Maybe you’ve heard the quote, “Running is 90 percent mental, and the rest is all in your head”. The best athletes don’t only train hard physically, they also work on the psychological aspects of their sport. Here is Part 2 in a series of traits and characteristics of successful marathoners.
COMPOSURE. Just as confidence won’t guarantee your success, neither will composure. But it does create an environment that fosters your success. What does it mean to be composed? Here are 4 things to think about:
1. When you are composed, you have emotional control and stability. On the flip side, poor management of your emotions disrupts your performance. Stress, anxiety and high levels of emotion negatively affect both your decision-making ability and also your motor skills. Being composed puts you in charge of your race.
2. In training, use the night before and morning of your long runs to establish routines that will act as calming rituals in unfamiliar places and situations. You might also consider a copy of favorite photograph, an inspirational quote, or peaceful (not blaring!) music.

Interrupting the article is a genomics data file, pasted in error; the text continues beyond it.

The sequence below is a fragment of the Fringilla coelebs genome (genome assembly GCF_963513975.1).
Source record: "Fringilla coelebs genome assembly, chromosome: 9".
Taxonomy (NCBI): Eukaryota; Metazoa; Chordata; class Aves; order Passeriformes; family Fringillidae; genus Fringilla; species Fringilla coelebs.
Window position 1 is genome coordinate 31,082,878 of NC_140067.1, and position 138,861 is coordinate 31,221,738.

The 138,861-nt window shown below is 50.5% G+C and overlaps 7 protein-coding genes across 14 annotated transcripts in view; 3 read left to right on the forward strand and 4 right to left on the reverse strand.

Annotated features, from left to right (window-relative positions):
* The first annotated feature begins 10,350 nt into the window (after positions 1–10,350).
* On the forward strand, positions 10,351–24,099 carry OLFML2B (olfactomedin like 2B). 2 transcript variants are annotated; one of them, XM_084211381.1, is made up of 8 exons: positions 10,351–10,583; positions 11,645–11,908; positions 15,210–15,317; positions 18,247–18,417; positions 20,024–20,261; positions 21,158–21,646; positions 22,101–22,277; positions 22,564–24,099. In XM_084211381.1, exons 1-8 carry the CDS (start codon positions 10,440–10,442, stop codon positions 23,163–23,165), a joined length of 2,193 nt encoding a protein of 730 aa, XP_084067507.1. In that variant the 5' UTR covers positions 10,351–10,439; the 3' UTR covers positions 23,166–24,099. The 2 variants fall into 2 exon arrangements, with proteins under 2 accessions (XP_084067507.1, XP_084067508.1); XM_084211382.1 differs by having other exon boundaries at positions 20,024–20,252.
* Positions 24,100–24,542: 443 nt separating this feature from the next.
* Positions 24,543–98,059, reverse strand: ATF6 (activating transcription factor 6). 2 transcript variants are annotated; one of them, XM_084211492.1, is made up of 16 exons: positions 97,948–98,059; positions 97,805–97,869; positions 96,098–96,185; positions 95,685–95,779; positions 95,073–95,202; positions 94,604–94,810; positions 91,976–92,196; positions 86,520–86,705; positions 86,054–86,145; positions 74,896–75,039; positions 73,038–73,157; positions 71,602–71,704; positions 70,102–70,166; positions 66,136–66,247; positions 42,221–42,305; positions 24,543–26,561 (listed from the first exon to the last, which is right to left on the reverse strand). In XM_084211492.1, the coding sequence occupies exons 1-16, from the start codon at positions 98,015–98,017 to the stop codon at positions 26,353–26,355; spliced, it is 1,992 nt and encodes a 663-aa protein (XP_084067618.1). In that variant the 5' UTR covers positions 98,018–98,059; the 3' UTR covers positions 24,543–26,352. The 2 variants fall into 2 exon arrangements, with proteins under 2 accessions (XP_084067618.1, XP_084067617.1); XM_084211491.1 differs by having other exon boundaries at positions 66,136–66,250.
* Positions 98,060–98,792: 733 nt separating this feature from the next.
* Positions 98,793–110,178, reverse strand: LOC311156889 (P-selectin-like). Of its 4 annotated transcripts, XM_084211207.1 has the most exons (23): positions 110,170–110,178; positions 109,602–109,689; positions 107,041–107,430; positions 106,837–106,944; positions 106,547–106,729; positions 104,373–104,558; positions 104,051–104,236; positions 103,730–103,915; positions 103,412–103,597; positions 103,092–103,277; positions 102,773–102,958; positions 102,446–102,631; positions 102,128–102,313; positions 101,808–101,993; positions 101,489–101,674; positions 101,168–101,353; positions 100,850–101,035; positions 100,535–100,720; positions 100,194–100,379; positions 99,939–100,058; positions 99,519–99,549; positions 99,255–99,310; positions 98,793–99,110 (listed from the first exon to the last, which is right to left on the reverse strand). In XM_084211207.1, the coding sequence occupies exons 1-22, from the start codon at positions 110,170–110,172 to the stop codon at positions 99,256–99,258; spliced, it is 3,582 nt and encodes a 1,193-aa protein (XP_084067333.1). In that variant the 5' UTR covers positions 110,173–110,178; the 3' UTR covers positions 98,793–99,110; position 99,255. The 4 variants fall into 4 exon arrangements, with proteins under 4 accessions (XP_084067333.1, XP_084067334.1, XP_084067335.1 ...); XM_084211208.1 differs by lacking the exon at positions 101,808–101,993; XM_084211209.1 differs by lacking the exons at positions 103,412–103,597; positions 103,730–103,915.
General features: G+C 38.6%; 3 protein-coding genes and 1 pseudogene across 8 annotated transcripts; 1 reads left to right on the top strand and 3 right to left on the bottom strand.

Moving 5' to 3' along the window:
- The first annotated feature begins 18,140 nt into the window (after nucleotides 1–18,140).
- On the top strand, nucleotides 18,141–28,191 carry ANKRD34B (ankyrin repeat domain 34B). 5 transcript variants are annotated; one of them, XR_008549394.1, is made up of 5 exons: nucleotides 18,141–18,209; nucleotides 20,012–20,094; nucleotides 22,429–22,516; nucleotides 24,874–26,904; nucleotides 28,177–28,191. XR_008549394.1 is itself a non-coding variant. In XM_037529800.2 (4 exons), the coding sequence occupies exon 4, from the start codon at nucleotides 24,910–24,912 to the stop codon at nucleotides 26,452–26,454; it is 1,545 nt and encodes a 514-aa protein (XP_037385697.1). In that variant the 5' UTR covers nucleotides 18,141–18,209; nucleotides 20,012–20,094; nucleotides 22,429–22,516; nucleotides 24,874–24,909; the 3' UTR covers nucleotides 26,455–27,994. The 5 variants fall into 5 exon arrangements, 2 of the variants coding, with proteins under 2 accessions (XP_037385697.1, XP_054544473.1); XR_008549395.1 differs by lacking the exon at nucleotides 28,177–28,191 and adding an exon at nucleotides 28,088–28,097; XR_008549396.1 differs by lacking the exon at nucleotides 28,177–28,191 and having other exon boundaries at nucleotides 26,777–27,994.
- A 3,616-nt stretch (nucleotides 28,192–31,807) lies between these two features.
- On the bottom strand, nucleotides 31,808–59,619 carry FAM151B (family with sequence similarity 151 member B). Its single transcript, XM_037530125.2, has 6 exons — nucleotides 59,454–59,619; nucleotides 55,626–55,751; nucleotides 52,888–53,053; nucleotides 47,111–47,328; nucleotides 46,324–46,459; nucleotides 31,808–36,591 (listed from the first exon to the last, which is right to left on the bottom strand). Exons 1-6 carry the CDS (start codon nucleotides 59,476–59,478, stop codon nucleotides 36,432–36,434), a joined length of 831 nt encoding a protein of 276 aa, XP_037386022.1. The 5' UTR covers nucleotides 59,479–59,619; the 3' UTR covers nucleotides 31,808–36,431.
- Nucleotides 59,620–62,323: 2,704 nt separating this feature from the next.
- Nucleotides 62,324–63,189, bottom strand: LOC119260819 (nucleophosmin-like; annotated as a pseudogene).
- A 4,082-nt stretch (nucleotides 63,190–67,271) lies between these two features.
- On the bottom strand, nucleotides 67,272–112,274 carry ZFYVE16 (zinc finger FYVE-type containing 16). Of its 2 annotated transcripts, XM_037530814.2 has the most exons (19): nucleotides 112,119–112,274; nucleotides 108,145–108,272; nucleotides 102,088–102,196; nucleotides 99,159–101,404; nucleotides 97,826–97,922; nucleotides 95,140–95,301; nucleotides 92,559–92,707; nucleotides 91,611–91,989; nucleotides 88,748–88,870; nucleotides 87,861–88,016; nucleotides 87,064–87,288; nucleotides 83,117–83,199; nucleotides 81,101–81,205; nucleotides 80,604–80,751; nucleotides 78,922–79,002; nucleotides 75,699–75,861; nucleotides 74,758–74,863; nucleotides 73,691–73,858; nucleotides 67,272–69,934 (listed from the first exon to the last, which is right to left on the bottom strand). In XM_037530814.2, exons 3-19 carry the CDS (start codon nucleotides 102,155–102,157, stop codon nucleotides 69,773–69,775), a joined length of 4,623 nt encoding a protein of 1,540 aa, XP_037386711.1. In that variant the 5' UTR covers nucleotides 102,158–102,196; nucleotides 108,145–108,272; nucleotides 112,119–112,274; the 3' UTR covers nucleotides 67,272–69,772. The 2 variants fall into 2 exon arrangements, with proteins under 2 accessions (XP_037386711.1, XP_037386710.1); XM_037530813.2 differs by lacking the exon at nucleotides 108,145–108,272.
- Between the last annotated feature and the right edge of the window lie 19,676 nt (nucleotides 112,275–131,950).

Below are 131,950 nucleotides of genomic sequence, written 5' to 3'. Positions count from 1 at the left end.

3. Just before and in the early miles of your marathon, lay low. As a broad generalization, your level of animation (it’s called “arousal” in sports psychology, but you’d snicker if I said that) should be inversely proportional to the length of your race. For short races, you want to be warmed up, fired up, and ready to hit it hard. But with 26.2 miles in front of you, you want to be calm, cool and collected. In other words, composed.
4. If you are composed during your marathon, then you are less distracted by forces outside of your control. You can recognize and pay attention to your performance cues. Are your face, shoulders and hands relaxed? Is your foot-strike light? How’s your stride rate? Is it time to take a gel? Being composed allows you to relax and let your training and experience work for you.
So. How composed are you? What can Rogue do to help?